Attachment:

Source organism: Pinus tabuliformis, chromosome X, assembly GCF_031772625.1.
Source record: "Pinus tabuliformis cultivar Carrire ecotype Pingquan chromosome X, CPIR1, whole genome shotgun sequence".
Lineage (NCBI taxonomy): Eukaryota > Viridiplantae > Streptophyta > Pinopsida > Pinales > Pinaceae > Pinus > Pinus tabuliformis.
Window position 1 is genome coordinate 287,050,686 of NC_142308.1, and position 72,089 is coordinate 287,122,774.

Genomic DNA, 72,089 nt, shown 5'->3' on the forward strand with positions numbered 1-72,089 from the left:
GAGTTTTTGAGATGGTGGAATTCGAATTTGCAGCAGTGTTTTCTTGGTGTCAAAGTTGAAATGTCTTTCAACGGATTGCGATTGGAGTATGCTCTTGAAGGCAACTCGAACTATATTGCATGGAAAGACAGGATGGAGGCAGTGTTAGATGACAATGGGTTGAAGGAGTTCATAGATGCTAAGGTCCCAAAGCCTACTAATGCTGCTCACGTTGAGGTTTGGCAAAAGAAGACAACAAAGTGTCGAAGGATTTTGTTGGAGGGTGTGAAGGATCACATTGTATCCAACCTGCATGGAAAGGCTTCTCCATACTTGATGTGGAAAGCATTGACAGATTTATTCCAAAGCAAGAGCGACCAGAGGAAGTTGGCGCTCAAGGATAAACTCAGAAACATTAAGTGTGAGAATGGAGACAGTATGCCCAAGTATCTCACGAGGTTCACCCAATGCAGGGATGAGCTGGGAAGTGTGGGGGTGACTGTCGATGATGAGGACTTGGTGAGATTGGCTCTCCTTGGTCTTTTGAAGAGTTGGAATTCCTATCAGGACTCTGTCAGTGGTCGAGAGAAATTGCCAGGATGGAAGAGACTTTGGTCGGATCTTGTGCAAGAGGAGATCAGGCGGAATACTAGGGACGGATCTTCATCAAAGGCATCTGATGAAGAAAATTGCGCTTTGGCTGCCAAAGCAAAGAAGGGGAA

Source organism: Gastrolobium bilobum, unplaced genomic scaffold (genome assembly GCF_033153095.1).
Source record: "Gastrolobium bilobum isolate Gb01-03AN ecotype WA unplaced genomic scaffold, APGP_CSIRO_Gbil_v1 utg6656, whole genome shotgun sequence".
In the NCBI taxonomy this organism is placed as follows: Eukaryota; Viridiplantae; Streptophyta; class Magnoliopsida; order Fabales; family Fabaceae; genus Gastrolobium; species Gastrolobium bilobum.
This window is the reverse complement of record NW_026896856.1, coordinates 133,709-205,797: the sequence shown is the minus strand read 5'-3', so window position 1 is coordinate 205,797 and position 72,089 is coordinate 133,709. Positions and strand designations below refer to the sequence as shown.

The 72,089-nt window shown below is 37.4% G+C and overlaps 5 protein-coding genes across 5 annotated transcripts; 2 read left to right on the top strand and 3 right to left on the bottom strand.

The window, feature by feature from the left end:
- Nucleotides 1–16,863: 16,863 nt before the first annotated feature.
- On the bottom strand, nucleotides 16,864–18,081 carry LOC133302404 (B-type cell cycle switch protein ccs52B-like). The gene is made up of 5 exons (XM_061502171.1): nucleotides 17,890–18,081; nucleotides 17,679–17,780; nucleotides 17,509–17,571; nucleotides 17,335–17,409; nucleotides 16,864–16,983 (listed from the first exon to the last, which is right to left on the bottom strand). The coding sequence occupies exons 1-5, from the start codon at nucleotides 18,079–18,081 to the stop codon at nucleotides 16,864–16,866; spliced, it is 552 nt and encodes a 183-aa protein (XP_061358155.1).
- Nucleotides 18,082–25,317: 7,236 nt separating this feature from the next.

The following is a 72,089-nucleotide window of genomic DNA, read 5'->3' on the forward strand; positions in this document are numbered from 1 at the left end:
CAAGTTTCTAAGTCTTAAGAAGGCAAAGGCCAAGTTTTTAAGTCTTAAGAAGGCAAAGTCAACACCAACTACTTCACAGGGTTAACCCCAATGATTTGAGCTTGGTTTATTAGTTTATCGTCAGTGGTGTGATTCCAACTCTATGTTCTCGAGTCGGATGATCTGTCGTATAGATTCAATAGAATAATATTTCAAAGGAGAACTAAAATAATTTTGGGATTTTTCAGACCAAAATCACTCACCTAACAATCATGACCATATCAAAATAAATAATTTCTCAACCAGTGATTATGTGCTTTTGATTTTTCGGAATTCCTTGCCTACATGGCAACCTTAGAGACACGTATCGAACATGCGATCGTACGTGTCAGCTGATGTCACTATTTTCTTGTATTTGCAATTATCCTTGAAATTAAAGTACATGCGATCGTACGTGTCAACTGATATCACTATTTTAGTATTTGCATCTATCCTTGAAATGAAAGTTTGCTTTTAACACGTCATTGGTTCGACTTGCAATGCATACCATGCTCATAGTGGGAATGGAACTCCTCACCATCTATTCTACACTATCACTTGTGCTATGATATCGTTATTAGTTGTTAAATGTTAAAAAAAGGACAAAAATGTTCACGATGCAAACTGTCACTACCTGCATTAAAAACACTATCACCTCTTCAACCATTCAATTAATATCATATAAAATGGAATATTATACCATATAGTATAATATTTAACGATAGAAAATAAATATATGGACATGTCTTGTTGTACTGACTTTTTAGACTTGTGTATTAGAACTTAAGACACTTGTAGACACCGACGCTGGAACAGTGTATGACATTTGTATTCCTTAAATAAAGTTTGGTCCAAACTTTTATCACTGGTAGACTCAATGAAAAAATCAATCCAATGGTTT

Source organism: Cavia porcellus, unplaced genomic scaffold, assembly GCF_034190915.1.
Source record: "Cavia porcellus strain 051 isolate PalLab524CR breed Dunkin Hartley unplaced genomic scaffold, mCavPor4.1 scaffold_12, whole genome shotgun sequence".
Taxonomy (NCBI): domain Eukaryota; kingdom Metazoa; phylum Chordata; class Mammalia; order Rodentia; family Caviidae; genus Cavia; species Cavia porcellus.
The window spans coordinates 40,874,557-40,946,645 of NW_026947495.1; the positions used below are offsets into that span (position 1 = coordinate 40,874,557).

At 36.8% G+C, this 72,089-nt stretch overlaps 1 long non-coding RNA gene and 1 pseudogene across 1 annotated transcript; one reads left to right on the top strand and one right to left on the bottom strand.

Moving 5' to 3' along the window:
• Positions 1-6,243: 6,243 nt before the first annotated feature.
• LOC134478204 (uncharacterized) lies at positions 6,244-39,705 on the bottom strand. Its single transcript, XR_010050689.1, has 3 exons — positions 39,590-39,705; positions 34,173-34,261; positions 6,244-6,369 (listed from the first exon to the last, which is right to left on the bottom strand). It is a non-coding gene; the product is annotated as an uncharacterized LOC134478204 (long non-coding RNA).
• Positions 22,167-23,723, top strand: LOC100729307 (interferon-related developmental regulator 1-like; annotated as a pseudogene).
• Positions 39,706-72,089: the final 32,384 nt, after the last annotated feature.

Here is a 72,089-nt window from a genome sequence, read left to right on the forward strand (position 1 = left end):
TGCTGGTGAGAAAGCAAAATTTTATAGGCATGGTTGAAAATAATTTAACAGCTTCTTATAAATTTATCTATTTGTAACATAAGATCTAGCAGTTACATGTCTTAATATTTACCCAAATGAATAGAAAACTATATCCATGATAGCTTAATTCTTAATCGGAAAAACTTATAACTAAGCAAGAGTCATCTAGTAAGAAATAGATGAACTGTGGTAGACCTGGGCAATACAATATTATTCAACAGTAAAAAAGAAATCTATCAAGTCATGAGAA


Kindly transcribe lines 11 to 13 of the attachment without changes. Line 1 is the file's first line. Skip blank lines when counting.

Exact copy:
The 72,089-nt window shown below is 37.4% G+C and overlaps 5 protein-coding genes across 5 annotated transcripts; 2 read left to right on the top strand and 3 right to left on the bottom strand.

The window, feature by feature from the left end:
- Nucleotides 1–16,863: 16,863 nt before the first annotated feature.